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VINTAGRAPH • WPA • WWII • FIGHT DISEASE WITH CLEANLINESS: 1936

Sweet Sixteen: 1931

Sweet Sixteen: 1931

San Francisco circa 1931. "V-16 at Don Lee Cadillac agency." A sixteen-cylinder leviathan beached on the shoals of the Great Depression. One of these cars might cost as much as 10 Chevrolets. 5x7 glass negative by Chris Helin. View full size.

 

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All the goodies.

Not only a Caddy but dual side mounts, accessory fog lamps that turn with the front wheels, radiator stone guard and whitewalls both inside & outside the tire. Plus all that chrome that's oh so rare today.

It was priced at just over $1 per pound

Weighing in at 165 pounds shy of 3 tons, this Cadillac V-16 sedan would have had a factory sticker price of $5950. A well restored one now might run 30 times that amount or more. And sedans are at the bottom of the current 1931 Cadillac V-16 price scale. Dual cowl phaetons are at the high end.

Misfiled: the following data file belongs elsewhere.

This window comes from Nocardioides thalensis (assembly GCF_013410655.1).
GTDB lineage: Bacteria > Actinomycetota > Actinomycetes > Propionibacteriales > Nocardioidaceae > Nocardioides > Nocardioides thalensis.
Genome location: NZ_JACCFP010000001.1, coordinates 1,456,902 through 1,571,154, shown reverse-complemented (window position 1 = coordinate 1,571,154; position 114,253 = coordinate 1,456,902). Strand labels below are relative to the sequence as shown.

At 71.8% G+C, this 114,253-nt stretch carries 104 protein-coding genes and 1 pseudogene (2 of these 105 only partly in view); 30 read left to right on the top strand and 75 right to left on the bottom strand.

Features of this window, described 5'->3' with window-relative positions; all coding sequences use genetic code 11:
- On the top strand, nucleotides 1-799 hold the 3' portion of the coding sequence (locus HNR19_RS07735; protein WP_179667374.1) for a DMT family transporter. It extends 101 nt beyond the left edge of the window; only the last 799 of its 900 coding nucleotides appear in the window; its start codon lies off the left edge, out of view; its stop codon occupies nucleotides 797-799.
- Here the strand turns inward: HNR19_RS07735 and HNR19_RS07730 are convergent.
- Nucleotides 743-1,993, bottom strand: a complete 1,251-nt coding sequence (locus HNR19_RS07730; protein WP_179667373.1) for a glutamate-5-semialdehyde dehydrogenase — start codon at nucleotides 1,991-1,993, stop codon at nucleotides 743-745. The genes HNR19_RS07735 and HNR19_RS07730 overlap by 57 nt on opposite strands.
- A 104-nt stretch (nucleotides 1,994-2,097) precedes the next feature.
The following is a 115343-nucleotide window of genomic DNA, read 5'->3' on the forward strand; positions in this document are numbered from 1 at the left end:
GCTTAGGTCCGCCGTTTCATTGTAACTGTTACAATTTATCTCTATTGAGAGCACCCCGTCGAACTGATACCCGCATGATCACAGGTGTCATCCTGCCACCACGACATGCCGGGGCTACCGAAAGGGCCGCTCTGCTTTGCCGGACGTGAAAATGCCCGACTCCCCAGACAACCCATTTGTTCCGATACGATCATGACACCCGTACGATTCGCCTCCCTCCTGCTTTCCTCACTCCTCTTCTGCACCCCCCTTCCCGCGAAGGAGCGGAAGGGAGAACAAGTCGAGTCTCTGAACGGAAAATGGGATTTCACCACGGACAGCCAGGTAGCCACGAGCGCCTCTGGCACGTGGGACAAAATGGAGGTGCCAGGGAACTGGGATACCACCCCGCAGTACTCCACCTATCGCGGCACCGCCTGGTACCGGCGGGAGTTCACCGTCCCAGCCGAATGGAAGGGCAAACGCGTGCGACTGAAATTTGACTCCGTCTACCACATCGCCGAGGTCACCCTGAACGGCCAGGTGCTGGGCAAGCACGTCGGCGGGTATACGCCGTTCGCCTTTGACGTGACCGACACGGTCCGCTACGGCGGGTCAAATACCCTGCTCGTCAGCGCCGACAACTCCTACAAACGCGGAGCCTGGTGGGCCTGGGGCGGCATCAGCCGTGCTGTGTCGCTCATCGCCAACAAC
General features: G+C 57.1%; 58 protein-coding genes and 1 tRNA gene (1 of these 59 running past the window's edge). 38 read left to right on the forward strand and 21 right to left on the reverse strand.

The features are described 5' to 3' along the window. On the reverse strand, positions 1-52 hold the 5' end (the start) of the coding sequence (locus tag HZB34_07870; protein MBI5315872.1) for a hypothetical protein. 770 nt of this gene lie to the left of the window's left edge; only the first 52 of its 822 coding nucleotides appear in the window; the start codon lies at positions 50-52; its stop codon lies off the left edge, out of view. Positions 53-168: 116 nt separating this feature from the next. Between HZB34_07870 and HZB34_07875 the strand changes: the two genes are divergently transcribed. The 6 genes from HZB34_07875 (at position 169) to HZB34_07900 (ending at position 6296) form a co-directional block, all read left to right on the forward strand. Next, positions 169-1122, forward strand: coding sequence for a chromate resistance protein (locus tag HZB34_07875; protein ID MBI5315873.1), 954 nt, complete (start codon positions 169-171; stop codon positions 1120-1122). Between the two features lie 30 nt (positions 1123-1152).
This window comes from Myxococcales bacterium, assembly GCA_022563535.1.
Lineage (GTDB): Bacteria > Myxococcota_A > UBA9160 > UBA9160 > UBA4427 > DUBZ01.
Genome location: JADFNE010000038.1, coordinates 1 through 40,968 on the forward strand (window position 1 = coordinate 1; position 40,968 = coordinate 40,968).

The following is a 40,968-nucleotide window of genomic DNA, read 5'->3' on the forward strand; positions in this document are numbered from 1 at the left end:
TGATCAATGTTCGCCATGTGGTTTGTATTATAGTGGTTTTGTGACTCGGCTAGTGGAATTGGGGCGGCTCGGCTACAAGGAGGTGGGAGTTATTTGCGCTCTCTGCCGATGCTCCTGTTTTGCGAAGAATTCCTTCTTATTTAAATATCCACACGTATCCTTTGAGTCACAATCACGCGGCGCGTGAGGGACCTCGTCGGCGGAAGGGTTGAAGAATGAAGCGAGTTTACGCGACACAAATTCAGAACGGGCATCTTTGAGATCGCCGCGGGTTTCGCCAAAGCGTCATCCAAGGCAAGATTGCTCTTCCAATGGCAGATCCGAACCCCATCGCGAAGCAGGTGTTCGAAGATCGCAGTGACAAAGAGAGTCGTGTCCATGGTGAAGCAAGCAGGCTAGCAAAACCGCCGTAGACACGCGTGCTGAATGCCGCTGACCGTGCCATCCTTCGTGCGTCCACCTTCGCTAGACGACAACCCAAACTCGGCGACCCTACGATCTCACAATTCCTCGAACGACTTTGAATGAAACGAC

Still there

The Cadillac dealership, one of many on San Francisco's Van Ness Avenue Auto Row has been converted into a multiplex that preserves the showroom's beauty.

Beached but far from Belly Up

Despite the dire economic situation prevailing during that decade, Cadillac managed to keep the V-16 in production until the 1940 model year, even redesigning the engine in the late '30s. Marmon, alas, was not so fortunate, and the Peerless V-16 was stillborn.

As a kid, I had the distributor cap from a deceased family member's '31 or '32 Caddy V-16. I used it for storing drafting pens, and it held a whole set very nicely.

Reflections on a Bumper

The photographer and his assistant, "Legs."

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